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Former Pepperdine and NBA Great Dennis Johnson Dies At 52

Feb. 22, 2007

Malibu, Calif. - Dennis Johnson, who rose from humble beginnings to star at Pepperdine and in the NBA where he was part of three championships and teamed with Larry Bird on one of the great postseason plays, died Thursday after collapsing at the end of his developmental team's practice. He was 52.

Johnson, coach of the Austin Toros, was unconscious and in cardiac arrest when paramedics arrived at Austin Convention Center, said Warren Hassinger, spokesman for Austin-Travis County Emergency Medical Services.

Paramedics tried to resuscitate him for 23 minutes before he was taken to a hospital and pronounced dead, Hassinger added. Mayra Freeman, a spokeswoman for the medical examiner's office, said there will be an autopsy.

The Toros postponed home games Friday and Saturday nights, the NBA Development League said.

"This may sound strange, but he turned into my hero," former Pepperdine head coach Gary Colson, who coached Johnson, said. "He came up with 16 brothers and sisters, didn't even start on his high school team and dropped out for a year.

"We recruited him, none really wanted him and to go to where his jersey is hanging in Boston Garden made him really special and a true Cinderella story," Colson added.

Johnson helped the Waves to a 22-6 record and NCAA Tournament appearance as they advanced to the second round. Pepperdine defeated Memphis, 87-77, in the opening round before falling 70-61 to UCLA at Pauley Pavilion.

Johnson averaged 15.7 points, 5.8 rebounds and 2.4 assists en route to being named All-West Coast Athletic Conference (WCAC).

When Johnson retired, he was the 11th player in NBA history to total 15,000 points and 5,000 assists.

In 1982, Johnson was honored with the Pepperdine Distinguished Alumni Award.

Faced with the unfortunate events of his parents divorcing and his home burning down, Johnson declared for the NBA draft and was taken in the second round, the 29th overall selection overall, by the Seattle SuperSonics.

"I told him that if he could get any money," he should enter the draft to help out his family," Colson said. "One of the first things he did was buy his mom a home after he signed."

"He was one of the most underrated players in the history of the game, in my opinion, and one of the greatest Celtic acquisitions of all time," said former Boston teammate Danny Ainge, now the Celtics' executive director of basketball operations.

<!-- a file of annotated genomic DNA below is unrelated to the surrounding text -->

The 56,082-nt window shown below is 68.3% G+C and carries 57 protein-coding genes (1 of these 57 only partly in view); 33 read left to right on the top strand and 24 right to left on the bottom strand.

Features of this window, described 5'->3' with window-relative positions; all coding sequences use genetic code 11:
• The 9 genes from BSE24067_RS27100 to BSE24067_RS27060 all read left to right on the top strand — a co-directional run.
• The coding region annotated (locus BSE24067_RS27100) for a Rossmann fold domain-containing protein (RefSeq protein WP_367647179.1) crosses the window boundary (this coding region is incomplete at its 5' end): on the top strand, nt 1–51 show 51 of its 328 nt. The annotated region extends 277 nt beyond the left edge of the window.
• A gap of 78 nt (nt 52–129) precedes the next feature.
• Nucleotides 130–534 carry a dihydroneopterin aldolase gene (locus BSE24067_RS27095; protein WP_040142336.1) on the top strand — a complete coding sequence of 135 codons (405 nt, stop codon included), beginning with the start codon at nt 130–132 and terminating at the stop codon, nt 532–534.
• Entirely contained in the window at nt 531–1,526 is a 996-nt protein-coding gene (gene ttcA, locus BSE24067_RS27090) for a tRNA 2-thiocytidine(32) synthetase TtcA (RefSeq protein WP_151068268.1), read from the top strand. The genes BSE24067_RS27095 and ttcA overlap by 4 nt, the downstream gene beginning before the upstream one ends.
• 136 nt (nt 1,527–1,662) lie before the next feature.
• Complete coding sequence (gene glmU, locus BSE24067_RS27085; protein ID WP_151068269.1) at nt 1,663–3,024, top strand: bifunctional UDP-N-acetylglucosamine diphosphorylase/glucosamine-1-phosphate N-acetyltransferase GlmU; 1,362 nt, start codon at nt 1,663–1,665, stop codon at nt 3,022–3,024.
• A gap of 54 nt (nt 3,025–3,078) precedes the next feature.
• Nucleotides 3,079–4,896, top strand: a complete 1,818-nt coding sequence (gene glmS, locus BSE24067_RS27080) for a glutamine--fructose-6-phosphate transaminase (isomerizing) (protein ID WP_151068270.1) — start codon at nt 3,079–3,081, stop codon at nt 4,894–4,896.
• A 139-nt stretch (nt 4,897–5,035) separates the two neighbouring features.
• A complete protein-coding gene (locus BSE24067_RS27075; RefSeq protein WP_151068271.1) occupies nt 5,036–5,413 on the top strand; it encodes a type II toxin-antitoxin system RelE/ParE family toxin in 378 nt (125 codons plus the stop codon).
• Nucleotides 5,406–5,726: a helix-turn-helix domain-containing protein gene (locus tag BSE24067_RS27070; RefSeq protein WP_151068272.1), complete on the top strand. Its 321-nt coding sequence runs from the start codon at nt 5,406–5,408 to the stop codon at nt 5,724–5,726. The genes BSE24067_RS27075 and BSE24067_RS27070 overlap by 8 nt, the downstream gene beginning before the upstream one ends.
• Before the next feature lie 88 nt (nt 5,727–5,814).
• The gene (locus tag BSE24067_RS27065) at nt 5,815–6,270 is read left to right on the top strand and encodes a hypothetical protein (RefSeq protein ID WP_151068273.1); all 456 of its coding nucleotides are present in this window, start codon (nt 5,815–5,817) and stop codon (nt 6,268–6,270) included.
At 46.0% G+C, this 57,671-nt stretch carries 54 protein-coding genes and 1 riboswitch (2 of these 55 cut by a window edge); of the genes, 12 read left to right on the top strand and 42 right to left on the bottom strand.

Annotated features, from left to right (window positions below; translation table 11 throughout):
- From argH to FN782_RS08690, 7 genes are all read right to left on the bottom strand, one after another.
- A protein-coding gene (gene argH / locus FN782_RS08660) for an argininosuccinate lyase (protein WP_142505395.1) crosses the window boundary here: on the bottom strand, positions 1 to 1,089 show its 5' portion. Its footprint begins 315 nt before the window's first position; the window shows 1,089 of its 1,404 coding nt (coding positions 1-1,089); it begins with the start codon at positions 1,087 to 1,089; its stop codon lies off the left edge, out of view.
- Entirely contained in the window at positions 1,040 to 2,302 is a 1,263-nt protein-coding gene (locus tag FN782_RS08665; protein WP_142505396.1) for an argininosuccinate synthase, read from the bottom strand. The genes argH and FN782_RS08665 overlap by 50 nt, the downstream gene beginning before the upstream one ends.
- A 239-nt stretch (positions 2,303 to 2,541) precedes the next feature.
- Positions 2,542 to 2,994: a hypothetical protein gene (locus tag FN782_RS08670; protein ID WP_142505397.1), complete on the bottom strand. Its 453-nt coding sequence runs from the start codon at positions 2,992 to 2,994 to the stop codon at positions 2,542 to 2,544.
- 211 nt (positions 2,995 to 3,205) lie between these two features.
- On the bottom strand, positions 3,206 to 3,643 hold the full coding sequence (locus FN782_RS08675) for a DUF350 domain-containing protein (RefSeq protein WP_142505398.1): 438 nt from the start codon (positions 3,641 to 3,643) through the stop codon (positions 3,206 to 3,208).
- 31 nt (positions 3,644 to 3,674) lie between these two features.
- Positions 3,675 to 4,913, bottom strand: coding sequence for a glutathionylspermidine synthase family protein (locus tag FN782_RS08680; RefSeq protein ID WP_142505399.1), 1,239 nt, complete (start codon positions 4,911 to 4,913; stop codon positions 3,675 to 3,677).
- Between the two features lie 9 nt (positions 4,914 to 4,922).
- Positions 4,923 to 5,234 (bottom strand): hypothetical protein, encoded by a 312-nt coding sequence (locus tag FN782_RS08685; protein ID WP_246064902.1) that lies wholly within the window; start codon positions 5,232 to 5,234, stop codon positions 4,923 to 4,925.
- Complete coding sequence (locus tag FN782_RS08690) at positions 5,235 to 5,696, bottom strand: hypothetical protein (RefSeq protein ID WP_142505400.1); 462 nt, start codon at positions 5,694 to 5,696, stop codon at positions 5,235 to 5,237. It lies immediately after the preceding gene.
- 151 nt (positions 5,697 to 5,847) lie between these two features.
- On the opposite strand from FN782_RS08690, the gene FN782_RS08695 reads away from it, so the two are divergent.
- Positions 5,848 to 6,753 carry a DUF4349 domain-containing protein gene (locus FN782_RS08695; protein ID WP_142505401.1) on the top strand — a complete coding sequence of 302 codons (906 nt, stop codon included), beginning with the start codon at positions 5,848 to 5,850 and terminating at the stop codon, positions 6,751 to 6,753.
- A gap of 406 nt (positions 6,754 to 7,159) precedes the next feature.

"D.J. was a free spirit and a fun personality who loved to laugh and play the game. We had spoken at length just the other night about basketball and his excitement about coaching the Austin Toros."

Johnson, a five-time All-Star and one of the top defensive guards, was part of the last Boston dynasty. He spent 14 seasons in the league and retired after the 1989-90 season. He played on title teams with the Celtics in 1984 and 1986 and with the Seattle SuperSonics in 1979, when he was the NBA finals MVP.

"Whether he was leading his teams to NBA championships or teaching young men the meaning of professionalism, Dennis Johnson's contributions to the game went far beyond the basketball court," NBA commissioner David Stern said. "Dennis was a man of extraordinary character with a tremendous passion for the game."

Johnson was a favorite teammate of Bird's, and the two were part of one of the most memorable plays in Celtics history.

During the fifth game of the 1987 Eastern Conference finals against Detroit, Bird stole Isiah Thomas' inbounds pass under Boston's basket and fed Johnson, who drove in for the winning layup. Boston won the series in seven games but lost to the Los Angeles Lakers in the NBA finals.

"Dennis was a great player, one of the best teammates I ever had, and a wonderful person," said Bird, now president of the Indiana Pacers. "My thoughts and condolences are with his family at this difficult time."

Bill Laimbeer, the center on that Pistons team, remembered Johnson as a "great player on a great ballclub."

"He played with passion and grit," Laimbeer said. "It was fun to play games like that. You always enjoyed it. It made for not only great games, but great entertainment."

"Dennis was a great player, one of the best teammates I ever had, and a wonderful person,"

- Larry Bird

In the 1984 finals, Johnson guarded Magic Johnson effectively in the last four games. In 1985, he hit a last-second jumper against Los Angeles that won the fourth game. In 1986, he was part of a team that featured four Hall of Famers -- Bird, Kevin McHale, Robert Parish and Bill Walton.

"He was truly one of the good guys to play in the NBA, and he was a great teammate who was fun to be around," McHale said.

Johnson had a reputation for delivering in big games.

"I hate to lose," he once said. "I accept it when it comes, but I still hate it. That's the way I am."

He averaged 14.1 points and 5.0 assists for his career. When he retired, he was the 11th player in NBA history to total 15,000 points and 5,000 assists. Johnson made one all-NBA first team and one second team. Six times he made the all-defensive first team, including five consecutive seasons (1979-83).

Johnson was born Sept. 18, 1954, in Compton, Calif. Prior to coming to Pepperdine, Johnson attended Dominguez High and Harbor Junior College for one season where he averaged 18.3 points and 12.0 rebounds and keyed the team's run to a state junior college title.

"We stayed in touch," Colson said. I ran into him several times during the last year and was very humble, nice and approachable."

He is survived by his wife, Donna, sons Dwayne and Daniel, and a daughter, Denise.

Portions of this story taken from the Associated Press